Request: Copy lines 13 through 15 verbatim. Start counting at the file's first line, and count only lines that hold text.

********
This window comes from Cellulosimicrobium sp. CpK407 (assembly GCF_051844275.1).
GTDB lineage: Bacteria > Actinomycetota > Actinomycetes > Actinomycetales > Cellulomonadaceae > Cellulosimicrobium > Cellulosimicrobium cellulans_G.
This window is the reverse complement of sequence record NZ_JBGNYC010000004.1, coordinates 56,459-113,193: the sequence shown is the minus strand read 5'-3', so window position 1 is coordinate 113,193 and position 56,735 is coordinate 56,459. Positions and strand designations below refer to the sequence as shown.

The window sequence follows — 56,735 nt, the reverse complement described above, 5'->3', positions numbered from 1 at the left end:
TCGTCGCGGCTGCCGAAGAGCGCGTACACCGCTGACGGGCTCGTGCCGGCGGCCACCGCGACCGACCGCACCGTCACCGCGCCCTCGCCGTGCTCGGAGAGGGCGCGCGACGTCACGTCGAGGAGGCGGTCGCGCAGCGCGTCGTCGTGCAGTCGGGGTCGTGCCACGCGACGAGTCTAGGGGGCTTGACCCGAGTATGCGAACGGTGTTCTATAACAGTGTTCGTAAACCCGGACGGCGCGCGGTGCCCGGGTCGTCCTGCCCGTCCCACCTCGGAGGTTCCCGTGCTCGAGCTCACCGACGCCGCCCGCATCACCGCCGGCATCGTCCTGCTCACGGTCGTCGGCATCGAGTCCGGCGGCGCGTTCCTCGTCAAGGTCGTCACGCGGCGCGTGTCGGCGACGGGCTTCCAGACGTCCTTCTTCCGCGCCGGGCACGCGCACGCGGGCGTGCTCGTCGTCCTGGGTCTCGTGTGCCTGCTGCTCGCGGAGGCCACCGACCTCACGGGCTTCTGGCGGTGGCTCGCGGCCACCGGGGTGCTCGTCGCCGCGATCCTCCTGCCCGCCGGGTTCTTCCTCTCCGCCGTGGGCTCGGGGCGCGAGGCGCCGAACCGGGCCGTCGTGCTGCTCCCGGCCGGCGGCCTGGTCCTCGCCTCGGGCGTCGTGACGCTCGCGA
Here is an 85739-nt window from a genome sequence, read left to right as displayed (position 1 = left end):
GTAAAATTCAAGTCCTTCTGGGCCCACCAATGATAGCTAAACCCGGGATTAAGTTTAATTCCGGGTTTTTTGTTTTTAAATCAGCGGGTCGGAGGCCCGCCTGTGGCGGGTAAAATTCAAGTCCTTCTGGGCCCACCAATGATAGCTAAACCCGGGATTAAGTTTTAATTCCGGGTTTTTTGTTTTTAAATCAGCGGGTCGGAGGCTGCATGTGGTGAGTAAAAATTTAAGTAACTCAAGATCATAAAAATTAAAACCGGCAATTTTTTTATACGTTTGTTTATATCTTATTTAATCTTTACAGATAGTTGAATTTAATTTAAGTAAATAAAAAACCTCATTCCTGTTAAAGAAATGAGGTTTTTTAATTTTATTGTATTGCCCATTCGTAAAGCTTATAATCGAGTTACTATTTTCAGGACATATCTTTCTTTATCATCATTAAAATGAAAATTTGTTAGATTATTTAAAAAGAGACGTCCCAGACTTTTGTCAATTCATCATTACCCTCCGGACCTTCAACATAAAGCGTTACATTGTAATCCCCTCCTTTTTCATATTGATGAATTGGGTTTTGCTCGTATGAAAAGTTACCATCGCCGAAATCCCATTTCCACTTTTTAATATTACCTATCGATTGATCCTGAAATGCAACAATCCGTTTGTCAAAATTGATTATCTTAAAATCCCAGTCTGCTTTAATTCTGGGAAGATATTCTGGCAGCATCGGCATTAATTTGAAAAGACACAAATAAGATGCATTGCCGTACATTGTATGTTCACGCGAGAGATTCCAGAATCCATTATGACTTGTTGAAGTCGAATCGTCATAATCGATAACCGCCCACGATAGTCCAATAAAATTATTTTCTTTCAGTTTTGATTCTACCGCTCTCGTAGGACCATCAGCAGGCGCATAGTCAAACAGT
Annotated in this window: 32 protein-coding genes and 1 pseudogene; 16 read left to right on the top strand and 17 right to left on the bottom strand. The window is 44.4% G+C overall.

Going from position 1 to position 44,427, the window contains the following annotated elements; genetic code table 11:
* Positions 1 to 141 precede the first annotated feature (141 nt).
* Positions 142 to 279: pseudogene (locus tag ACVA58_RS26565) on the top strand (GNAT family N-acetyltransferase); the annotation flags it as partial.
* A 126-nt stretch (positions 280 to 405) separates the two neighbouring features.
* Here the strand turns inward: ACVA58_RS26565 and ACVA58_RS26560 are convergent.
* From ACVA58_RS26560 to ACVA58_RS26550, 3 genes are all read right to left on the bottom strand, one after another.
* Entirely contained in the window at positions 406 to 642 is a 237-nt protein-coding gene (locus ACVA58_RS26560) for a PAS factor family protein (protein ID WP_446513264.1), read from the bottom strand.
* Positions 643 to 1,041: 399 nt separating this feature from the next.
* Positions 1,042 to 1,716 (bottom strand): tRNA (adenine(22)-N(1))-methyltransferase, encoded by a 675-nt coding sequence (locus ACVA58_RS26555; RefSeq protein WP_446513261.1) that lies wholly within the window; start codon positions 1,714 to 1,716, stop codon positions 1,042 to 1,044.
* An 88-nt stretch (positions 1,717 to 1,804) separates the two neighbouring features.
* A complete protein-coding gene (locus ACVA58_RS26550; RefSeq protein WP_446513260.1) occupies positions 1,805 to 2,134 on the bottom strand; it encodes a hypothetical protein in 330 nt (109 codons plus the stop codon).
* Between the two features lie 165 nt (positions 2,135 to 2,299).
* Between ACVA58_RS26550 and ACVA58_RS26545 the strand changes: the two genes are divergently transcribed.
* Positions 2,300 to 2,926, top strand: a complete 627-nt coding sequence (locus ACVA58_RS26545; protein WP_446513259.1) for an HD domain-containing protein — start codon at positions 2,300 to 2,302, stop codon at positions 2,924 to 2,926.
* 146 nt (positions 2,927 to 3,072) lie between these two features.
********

* Here the strand turns inward: ACVA58_RS26565 and ACVA58_RS26560 are convergent.
* From ACVA58_RS26560 to ACVA58_RS26550, 3 genes are all read right to left on the bottom strand, one after another.
* Entirely contained in the window at positions 406 to 642 is a 237-nt protein-coding gene (locus ACVA58_RS26560) for a PAS factor family protein (protein ID WP_446513264.1), read from the bottom strand.